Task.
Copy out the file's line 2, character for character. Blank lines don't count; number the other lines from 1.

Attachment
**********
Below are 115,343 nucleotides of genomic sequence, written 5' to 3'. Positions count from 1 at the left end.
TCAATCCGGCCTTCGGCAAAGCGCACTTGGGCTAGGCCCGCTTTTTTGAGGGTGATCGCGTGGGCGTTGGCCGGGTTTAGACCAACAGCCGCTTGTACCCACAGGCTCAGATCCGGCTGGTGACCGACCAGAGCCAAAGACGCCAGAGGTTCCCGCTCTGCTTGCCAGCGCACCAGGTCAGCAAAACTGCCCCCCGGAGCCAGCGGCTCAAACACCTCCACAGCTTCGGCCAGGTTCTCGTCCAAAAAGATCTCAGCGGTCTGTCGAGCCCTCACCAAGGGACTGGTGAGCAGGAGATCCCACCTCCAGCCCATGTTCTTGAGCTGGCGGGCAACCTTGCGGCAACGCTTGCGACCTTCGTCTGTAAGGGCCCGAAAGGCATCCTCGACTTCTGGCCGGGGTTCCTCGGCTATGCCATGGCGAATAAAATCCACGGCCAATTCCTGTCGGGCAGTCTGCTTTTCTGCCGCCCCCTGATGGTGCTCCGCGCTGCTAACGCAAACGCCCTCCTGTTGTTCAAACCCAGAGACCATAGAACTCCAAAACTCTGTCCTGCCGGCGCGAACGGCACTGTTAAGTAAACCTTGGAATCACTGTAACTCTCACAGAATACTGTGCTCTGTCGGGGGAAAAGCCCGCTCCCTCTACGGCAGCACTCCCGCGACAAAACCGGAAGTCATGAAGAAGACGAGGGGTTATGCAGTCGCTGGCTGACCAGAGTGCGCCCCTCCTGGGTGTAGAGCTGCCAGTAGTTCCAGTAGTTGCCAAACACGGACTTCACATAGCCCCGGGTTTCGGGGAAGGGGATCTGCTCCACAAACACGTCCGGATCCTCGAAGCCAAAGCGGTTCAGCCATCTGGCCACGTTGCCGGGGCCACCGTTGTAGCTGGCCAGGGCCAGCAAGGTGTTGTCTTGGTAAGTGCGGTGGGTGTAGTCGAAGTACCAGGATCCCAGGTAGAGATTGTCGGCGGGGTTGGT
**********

TCAATCCGGCCTTCGGCAAAGCGCACTTGGGCTAGGCCCGCTTTTTTGAGGGTGATCGCGTGGGCGTTGGCCGGGTTTAGACCAACAGCCGCTTGTACCCACAGGCTCAGATCCGGCTGGTGACCGACCAGAGCCAAAGACGCCAGAGGTTCCCGCTCTGCTTGCCAGCGCACCAGGTCAGCAAAACTGCCCCCCGGAGCCAGCGGCTCAAACACCTCCACAGCTTCGGCCAGGTTCTCGTCCAAAAAGATCTCAGCGGTCTGTCGAGCCCTCACCAAGGGACTGGTGAGCAGGAGATCCCACCTCCAGCCCATGTTCTTGAGCTGGCGGGCAACCTTGCGGCAACGCTTGCGACCTTCGTCTGTAAGGGCCCGAAAGGCATCCTCGACTTCTGGCCGGGGTTCCTCGGCTATGCCATGGCGAATAAAATCCACGGCCAATTCCTGTCGGGCAGTCTGCTTTTCTGCCGCCCCCTGATGGTGCTCCGCGCTGCTAACGCAAACGCCCTCCTGTTGTTCAAACCCAGAGACCATAGAACTCCAAAACTCTGTCCTGCCGGCGCGAACGGCACTGTTAAGTAAACCTTGGAATCACTGTAACTCTCACAGAATACTGTGCTCTGTCGGGGGAAAAGCCCGCTCCCTCTACGGCAGCACTCCCGCGACAAAACCGGAAGTCATGAAGAAGACGAGGGGTTATGCAGTCGCTGGCTGACCAGAGTGCGCCCCTCCTGGGTGTAGAGCTGCCAGTAGTTCCAGTAGTTGCCAAACACGGACTTCACATAGCCCCGGGTTTCGGGGAAGGGGATCTGCTCCACAAACACGTCCGGATCCTCGAAGCCAAAGCGGTTCAGCCATCTGGCCACGTTGCCGGGGCCACCGTTGTAGCTGGCCAGGGCCAGCAAGGTGTTGTCTTGGTAAGTGCGGTGGGTGTAGTCGAAGTACCAGGATCCCAGGTAGAGATTGTCGGCGGGGTTGGT